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RA/Dec for Zeta Oph

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#1 Danzup77

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Posted 18 January 2013 - 07:55 PM

Its of no use to me right now anyway as I dont have a clear sight of it but I'm trying to come up with a current RA/Dec for Zeta Oph. I keep finding them but literally every one is different. Thing isnt moving THAT fast is it?!!! hehe

#2 rtomw77

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Posted 19 January 2013 - 05:07 AM

SIMBAD J2000 coordinates for Zeta Ophiuchi:
16h 37m 09.5s -10ยบ 34' 01.5"

The wonderful astronomy reference Wikipedia ( :lol:) also gives these figures.

SIMBAD also gives the J1950 coordinates that differ slightly. Some references such as Burnham's use the ones from the 1950 epoch. Maybe this is what you are seeing. :question:

Tom

P.S.
It looks like David and I made simultaneous posts. I left off a few numbers on the far right of the decimal point in case you are wondering.

Tom

#3 David Knisely

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Posted 19 January 2013 - 05:07 AM

Its of no use to me right now anyway as I dont have a clear sight of it but I'm trying to come up with a current RA/Dec for Zeta Oph. I keep finding them but literally every one is different. Thing isnt moving THAT fast is it?!!! hehe


No, but the coordinate system is changing due to the slow precession of the Earth's axis. This changes the coordinates of all objects slowly but continuously. Generally for charting purposes, we specify what year the coordinates are valid for (the coordinate "equinox"). The standards are set about every 50 years or so (1950, 2000, 2050, etc.). Right now, most people use the eq. 2000.0 coordinate system. For that, Zeta Oph is:

R.A. 16h 37m 9.593s
Dec. -10 deg. 34' 1.53"

Clear skies to you.

#4 Danzup77

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Posted 23 February 2013 - 01:22 AM

David, my apologies on the extremely long delay in response. And thank you very much, I appreciate the reply as always.

#5 JakeSaloranta

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Posted 23 February 2013 - 06:17 AM

Tut-tut, this is the Deep Sky Observing-forum. Single stars belong to General Observing and Astronomy-forum ;)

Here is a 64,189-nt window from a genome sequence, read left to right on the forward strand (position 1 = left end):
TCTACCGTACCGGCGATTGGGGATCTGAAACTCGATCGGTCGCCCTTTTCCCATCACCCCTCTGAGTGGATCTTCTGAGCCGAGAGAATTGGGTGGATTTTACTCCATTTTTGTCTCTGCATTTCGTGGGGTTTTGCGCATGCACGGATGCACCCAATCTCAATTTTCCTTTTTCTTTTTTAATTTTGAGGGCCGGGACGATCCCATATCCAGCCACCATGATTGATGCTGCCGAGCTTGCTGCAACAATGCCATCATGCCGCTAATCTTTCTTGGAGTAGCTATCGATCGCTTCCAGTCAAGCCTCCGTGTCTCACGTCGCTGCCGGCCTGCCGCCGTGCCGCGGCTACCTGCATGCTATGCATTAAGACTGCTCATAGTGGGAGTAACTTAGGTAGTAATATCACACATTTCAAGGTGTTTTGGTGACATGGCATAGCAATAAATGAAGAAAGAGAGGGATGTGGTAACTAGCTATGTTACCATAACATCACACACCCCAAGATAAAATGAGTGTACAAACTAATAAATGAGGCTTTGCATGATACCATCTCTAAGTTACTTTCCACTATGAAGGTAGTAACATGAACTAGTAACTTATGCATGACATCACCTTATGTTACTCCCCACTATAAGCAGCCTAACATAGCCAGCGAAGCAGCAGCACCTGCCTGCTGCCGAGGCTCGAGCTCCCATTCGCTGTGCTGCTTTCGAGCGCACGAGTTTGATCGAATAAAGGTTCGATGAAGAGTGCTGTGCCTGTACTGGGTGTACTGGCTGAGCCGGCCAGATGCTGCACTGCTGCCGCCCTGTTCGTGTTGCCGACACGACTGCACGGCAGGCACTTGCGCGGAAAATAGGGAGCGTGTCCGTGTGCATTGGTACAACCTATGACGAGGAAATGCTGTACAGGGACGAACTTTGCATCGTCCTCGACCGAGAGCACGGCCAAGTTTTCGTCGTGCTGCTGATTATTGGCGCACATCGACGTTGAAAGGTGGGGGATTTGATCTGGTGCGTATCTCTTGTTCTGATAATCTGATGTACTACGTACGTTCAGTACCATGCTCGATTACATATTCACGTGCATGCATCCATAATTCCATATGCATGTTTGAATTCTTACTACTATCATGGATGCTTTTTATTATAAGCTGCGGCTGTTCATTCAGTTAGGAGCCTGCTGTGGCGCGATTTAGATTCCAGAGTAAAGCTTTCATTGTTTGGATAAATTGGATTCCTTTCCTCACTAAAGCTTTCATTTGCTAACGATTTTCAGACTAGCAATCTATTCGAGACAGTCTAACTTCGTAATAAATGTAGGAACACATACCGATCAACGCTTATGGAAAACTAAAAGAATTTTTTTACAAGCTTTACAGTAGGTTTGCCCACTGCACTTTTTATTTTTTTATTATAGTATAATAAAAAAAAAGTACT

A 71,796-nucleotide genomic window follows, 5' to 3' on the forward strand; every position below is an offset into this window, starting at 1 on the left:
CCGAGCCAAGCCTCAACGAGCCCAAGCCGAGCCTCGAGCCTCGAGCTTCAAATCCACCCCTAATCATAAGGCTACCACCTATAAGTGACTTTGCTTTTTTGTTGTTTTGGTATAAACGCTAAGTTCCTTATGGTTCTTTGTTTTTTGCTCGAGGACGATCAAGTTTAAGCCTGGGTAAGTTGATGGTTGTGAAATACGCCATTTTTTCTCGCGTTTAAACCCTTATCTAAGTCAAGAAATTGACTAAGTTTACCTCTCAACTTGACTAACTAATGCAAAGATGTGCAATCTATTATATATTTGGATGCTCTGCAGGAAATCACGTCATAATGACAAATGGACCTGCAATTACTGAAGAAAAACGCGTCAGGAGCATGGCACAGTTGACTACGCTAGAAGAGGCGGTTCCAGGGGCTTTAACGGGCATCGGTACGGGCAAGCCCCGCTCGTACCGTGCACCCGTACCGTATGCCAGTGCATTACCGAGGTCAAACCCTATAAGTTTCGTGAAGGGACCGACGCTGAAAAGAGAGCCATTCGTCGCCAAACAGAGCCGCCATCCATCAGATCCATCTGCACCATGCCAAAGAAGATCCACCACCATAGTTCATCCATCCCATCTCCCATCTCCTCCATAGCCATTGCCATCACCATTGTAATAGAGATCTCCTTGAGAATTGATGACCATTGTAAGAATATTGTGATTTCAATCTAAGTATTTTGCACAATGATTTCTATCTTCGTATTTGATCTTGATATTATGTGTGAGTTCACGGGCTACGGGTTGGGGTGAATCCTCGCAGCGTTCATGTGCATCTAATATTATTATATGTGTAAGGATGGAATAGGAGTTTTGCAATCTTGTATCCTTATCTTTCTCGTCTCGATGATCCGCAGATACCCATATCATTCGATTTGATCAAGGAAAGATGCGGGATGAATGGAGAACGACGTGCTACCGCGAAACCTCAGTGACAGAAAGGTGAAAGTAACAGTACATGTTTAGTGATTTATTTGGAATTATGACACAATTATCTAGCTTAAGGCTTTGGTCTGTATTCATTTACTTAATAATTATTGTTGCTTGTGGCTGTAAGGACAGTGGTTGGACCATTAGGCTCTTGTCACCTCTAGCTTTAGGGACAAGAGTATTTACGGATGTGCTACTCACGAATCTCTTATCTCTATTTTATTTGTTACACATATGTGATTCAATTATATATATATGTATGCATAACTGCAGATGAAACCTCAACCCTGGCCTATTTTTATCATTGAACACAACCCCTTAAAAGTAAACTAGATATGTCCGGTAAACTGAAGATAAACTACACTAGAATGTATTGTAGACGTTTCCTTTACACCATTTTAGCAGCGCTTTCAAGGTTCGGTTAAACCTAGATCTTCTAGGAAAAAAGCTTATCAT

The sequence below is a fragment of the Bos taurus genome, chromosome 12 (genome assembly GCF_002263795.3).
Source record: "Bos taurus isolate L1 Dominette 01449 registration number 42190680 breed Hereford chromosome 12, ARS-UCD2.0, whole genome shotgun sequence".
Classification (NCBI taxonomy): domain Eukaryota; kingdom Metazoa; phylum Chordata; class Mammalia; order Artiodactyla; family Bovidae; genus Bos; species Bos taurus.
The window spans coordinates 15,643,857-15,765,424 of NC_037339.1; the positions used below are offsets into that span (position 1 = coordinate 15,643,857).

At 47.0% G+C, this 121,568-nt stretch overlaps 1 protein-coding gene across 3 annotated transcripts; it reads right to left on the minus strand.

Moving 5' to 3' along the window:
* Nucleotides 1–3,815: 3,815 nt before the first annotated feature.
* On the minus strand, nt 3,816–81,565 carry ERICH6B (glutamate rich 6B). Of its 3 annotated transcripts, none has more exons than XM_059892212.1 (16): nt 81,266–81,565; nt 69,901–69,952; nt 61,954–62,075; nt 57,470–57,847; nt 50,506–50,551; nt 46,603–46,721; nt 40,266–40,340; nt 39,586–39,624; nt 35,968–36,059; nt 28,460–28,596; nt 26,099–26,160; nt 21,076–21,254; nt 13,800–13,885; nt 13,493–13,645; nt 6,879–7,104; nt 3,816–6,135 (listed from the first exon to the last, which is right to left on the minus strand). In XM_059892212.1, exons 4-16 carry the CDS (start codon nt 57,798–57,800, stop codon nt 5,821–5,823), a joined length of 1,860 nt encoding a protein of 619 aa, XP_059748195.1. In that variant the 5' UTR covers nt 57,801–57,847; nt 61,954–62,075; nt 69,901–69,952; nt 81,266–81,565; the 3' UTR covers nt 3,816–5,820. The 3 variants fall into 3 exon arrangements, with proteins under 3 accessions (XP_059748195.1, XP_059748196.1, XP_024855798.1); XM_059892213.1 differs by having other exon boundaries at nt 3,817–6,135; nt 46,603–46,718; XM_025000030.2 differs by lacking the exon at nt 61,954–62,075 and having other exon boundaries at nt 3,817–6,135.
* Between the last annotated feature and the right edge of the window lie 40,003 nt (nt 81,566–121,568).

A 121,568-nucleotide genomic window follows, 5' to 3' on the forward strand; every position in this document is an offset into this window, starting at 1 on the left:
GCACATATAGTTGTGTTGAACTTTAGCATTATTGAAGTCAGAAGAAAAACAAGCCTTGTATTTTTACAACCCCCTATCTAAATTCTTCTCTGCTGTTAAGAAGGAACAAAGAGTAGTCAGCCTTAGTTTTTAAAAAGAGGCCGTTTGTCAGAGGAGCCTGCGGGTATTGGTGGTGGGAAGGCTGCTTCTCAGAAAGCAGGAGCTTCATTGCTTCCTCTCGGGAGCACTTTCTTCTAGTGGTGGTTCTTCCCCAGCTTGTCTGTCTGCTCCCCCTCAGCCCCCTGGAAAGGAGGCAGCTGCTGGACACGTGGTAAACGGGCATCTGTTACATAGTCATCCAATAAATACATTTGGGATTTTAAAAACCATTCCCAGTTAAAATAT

/Jake

#6 David Knisely

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Posted 23 February 2013 - 02:07 PM

Tut-tut, this is the Deep Sky Observing-forum. Single stars belong to General Observing and Astronomy-forum ;)

/Jake


Zeta is a good take-off star for star hopping to the globular M107 or the open cluster Dolidze 27. Maybe the gentleman uses Zeta for an alignment star to improve local Go-To slew accuracy in that area of the sky and ran into the coordinate question. In any case, a simple question like this is a minor momentary deviation from the main subject matter of this forum. It can easily be answered regardless of what forum it shows up in without ruffling too many feathers. Clear skies to you.

#7 blb

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Posted 23 February 2013 - 02:19 PM

Isn't it true that anything outside of our solar system is deep sky? I too am of the opinion that deep sky objects are non stellar but I do not mind a stellar object being discussed now and then.

#8 JakeSaloranta

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Posted 23 February 2013 - 03:07 PM


Zeta is a good take-off star for star hopping to the globular M107 or the open cluster Dolidze 27. Maybe the gentleman uses Zeta for an alignment star to improve local Go-To slew accuracy in that area of the sky and ran into the coordinate question. In any case, a simple question like this is a minor momentary deviation from the main subject matter of this forum. It can easily be answered regardless of what forum it shows up in without ruffling too many feathers. Clear skies to you.


Jeez, all I was saying is that if you are gonna post a question why not do it in the right place and generally for the best outcome. There is no reason to get in to this more than this.

And Buddy, I see em as non-stellar objects, outside the solar system.

#9 Danzup77

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Posted 23 February 2013 - 06:43 PM

My apologies on not reading Jakes rule book before posting lol........And perhaps there should be a "Stellar Observing" forum if thats the case.......

Bubbye

#10 Danzup77

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Posted 23 February 2013 - 06:45 PM

Tom, thank you for your reply as well, I appreciate the info. I failed to mention you in the initial "thank you". Always appreciated though for sure!

#11 Cotts

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Posted 23 February 2013 - 09:17 PM

And Buddy, I see em as non-stellar objects, outside the solar system.


So globular and open clusters are not Deep Sky Objects?

Dave

#12 JakeSaloranta

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Posted 24 February 2013 - 02:52 AM

http://en.m.wikipedi...Deep-sky_object

#13 Danzup77

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Posted 24 February 2013 - 03:31 AM

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#14 Danzup77

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Posted 24 February 2013 - 03:34 AM

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#15 Danzup77

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Posted 24 February 2013 - 03:36 AM

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